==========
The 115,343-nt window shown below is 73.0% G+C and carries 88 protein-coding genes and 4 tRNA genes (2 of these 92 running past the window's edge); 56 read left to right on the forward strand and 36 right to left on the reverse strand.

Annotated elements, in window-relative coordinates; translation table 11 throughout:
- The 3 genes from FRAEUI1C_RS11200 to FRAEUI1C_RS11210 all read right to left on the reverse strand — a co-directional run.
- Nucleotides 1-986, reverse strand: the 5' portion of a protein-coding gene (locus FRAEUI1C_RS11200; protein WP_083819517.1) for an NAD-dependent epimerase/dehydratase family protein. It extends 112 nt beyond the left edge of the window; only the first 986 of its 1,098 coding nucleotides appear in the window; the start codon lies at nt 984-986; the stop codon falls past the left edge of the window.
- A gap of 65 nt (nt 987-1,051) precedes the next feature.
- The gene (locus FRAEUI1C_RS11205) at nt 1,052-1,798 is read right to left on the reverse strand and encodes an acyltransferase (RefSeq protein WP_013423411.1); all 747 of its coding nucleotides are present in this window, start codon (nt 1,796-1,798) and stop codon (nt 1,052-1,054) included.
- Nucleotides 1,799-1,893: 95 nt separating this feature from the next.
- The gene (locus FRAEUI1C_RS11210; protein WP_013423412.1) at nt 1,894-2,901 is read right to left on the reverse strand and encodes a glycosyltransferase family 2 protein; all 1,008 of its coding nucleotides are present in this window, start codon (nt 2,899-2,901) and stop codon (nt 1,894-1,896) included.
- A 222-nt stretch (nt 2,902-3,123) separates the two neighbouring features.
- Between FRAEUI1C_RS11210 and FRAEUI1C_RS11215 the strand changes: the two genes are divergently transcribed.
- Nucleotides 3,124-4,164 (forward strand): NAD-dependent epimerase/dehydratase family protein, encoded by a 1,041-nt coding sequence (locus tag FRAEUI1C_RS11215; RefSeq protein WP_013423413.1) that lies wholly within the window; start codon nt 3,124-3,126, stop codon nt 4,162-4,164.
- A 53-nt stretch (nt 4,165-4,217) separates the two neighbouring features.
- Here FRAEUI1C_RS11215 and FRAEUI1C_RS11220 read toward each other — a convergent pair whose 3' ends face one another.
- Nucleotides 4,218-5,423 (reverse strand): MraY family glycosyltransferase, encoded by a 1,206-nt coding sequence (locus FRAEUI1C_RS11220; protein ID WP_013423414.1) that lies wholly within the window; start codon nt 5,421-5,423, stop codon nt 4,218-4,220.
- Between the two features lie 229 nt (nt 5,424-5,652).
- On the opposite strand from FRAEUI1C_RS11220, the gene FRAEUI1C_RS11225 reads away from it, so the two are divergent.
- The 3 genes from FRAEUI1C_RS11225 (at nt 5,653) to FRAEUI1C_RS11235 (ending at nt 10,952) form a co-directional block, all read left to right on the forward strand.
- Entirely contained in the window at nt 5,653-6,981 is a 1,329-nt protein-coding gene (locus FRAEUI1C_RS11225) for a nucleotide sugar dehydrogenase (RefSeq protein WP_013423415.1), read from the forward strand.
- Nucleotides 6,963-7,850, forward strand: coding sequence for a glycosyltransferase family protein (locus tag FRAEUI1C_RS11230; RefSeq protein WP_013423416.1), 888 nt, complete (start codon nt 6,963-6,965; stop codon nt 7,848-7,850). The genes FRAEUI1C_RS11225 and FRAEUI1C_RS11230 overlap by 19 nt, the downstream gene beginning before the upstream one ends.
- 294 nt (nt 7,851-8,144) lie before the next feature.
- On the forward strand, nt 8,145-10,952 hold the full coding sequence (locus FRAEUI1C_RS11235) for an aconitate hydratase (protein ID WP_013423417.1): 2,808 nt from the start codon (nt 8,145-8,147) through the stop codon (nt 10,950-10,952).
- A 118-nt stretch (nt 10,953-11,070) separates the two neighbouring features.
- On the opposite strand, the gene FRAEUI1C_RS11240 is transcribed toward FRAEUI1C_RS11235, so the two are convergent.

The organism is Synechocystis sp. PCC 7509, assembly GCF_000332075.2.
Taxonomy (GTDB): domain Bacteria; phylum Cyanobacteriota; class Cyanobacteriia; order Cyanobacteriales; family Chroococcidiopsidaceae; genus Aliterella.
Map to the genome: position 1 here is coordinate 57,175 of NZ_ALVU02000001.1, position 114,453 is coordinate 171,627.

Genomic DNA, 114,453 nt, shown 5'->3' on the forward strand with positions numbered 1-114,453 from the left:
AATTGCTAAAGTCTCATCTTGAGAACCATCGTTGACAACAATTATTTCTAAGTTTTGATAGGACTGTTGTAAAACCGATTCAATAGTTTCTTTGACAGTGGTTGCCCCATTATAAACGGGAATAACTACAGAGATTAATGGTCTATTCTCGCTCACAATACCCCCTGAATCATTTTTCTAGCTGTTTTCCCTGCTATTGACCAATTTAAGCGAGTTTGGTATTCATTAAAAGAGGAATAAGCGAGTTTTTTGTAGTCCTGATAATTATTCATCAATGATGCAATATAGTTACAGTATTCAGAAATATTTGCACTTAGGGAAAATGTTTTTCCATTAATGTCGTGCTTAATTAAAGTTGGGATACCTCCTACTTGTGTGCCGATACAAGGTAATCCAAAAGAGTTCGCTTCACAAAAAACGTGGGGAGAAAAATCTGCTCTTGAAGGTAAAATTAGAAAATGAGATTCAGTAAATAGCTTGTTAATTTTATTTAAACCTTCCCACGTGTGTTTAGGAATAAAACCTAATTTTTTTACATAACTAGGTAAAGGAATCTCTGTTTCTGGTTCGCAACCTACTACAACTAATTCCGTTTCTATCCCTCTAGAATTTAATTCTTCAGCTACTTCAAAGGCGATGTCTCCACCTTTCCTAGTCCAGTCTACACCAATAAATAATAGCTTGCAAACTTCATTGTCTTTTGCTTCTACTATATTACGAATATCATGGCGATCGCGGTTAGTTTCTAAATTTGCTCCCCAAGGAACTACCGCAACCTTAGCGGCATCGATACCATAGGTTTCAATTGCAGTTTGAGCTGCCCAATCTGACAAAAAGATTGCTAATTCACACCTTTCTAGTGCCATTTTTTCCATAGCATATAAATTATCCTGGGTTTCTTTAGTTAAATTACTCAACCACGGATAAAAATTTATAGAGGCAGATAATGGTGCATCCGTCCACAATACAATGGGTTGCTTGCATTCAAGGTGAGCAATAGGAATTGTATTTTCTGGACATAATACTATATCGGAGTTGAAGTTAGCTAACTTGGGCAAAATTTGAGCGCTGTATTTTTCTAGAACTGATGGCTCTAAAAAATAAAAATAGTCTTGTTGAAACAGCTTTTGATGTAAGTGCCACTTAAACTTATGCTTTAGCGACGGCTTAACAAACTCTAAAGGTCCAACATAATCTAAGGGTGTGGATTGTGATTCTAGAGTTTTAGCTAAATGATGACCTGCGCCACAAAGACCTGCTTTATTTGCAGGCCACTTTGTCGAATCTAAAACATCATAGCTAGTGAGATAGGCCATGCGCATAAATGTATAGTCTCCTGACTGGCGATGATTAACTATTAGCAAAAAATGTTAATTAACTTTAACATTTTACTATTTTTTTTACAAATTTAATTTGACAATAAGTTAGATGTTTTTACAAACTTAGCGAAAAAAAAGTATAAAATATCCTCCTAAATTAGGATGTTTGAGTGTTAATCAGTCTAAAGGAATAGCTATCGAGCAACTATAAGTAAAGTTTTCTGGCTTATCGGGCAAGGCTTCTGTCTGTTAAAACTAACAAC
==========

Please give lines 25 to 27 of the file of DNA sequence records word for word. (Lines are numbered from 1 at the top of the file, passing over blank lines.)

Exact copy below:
Taxonomy (GTDB): domain Bacteria; phylum Cyanobacteriota; class Cyanobacteriia; order Cyanobacteriales; family Chroococcidiopsidaceae; genus Aliterella.
Map to the genome: position 1 here is coordinate 57,175 of NZ_ALVU02000001.1, position 114,453 is coordinate 171,627.

Genomic DNA, 114,453 nt, shown 5'->3' on the forward strand with positions numbered 1-114,453 from the left: